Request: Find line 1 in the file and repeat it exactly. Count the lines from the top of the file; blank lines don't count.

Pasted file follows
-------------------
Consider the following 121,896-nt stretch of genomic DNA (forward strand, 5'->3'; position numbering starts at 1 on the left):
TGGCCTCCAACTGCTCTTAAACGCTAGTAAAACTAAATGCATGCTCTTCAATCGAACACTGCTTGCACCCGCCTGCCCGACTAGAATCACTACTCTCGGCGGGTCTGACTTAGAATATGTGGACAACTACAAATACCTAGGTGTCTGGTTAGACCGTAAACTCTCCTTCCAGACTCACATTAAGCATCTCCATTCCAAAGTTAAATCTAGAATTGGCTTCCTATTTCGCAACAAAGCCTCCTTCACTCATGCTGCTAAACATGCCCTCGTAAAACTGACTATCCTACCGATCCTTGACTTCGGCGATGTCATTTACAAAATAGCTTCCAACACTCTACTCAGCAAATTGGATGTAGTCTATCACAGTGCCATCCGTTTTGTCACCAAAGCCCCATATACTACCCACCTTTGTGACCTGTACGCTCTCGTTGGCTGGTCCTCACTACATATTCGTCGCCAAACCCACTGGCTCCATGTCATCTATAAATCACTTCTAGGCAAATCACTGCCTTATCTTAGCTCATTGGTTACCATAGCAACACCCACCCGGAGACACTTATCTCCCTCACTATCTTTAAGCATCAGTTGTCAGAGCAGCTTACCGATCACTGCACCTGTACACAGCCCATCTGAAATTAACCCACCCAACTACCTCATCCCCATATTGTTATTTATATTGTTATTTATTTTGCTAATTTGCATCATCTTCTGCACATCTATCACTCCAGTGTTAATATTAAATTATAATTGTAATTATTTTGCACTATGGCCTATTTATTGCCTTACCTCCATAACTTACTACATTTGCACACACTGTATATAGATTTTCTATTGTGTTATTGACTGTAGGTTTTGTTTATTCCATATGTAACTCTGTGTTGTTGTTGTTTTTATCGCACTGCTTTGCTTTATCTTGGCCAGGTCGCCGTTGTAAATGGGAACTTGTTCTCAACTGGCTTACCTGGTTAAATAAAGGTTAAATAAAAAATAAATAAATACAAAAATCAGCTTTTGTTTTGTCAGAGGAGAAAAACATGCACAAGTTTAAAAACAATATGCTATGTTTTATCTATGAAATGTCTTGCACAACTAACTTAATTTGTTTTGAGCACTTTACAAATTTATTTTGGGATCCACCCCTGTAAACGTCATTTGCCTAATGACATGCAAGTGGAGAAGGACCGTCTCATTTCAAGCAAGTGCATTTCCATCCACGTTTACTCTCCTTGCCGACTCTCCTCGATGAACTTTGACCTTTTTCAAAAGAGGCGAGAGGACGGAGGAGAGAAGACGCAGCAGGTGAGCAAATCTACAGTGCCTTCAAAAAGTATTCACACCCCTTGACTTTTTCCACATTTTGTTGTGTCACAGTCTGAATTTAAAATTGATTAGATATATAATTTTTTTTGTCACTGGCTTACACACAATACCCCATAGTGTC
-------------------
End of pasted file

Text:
Consider the following 121,896-nt stretch of genomic DNA (forward strand, 5'->3'; position numbering starts at 1 on the left):